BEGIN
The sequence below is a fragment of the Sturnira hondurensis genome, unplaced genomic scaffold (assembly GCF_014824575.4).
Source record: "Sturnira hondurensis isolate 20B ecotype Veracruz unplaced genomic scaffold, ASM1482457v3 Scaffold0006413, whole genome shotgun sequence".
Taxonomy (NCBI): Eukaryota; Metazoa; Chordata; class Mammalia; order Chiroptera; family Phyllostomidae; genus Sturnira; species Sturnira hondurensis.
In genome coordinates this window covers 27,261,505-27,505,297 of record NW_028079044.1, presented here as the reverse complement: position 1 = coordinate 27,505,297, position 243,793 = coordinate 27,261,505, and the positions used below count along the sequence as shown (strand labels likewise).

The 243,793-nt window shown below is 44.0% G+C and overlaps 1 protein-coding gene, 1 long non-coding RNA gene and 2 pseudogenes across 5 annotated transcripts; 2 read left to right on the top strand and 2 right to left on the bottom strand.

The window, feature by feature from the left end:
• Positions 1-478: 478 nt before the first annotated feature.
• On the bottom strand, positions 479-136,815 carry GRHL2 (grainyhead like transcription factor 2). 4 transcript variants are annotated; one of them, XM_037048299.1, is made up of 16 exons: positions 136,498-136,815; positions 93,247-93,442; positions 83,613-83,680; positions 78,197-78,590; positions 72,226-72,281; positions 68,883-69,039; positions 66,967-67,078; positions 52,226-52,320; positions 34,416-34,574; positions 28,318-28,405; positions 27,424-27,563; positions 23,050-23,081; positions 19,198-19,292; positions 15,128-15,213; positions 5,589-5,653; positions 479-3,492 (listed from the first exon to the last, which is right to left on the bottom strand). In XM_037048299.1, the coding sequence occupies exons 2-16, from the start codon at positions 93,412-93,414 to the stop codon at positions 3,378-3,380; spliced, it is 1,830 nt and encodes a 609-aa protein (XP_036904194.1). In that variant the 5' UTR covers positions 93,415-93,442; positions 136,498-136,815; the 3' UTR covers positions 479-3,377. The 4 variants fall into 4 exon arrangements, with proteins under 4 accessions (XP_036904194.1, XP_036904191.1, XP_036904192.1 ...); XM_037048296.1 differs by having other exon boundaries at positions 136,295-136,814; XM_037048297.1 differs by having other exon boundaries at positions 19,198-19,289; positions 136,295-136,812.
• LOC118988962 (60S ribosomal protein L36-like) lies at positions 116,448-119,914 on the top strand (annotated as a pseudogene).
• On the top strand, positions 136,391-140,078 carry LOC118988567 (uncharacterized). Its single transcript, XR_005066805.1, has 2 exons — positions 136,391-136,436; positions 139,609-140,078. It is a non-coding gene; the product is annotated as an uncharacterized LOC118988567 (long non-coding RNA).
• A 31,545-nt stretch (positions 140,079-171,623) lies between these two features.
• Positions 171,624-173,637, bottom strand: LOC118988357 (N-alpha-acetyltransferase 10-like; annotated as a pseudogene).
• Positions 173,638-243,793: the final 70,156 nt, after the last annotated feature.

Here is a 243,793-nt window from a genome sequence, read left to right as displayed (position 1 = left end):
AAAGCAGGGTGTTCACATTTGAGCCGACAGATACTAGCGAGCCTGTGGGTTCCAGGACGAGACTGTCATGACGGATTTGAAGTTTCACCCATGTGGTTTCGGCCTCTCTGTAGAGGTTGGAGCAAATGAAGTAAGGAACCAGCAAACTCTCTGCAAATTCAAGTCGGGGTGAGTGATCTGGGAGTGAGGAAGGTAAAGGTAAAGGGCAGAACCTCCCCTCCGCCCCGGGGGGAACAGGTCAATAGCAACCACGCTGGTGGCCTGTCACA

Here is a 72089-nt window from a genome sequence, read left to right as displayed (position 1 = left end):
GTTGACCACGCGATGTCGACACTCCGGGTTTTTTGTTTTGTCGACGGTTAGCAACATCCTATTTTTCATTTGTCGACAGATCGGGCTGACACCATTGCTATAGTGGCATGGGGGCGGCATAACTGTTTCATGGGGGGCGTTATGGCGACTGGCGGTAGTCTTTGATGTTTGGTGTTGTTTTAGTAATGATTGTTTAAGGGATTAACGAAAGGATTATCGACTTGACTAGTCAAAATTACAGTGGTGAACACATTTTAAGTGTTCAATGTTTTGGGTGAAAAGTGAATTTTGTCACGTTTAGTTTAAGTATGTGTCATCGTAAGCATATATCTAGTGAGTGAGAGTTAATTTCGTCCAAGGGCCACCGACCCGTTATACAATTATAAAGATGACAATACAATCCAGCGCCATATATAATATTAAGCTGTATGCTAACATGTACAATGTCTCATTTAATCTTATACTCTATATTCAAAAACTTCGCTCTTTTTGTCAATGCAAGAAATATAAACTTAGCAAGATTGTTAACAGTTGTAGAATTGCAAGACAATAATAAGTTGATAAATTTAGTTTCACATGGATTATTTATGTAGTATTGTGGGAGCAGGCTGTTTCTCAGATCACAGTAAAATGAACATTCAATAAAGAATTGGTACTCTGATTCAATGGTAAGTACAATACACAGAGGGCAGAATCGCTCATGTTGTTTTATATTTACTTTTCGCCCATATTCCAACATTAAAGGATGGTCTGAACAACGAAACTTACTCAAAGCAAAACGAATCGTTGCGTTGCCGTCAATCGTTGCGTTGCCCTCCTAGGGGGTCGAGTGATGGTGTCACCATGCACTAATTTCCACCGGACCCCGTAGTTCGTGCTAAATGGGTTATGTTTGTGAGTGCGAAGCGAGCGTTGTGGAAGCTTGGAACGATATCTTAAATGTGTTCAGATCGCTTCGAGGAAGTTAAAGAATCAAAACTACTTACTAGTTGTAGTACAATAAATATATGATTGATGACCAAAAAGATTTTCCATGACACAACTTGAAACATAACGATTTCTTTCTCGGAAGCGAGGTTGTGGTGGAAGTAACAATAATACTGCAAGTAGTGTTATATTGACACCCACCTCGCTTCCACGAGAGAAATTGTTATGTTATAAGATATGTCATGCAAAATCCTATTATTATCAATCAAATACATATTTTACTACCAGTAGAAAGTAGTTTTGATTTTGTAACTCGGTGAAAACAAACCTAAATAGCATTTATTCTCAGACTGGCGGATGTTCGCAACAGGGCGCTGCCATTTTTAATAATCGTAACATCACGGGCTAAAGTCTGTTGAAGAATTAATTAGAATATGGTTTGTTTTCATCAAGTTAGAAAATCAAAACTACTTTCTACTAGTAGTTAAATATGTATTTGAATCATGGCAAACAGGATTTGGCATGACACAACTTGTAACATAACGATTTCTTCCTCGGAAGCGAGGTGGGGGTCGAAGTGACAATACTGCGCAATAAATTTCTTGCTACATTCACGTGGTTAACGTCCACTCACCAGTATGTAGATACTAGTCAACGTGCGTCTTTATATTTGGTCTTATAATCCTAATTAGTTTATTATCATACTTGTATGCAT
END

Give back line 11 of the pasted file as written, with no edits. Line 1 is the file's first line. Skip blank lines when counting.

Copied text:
• A 31,545-nt stretch (positions 140,079-171,623) lies between these two features.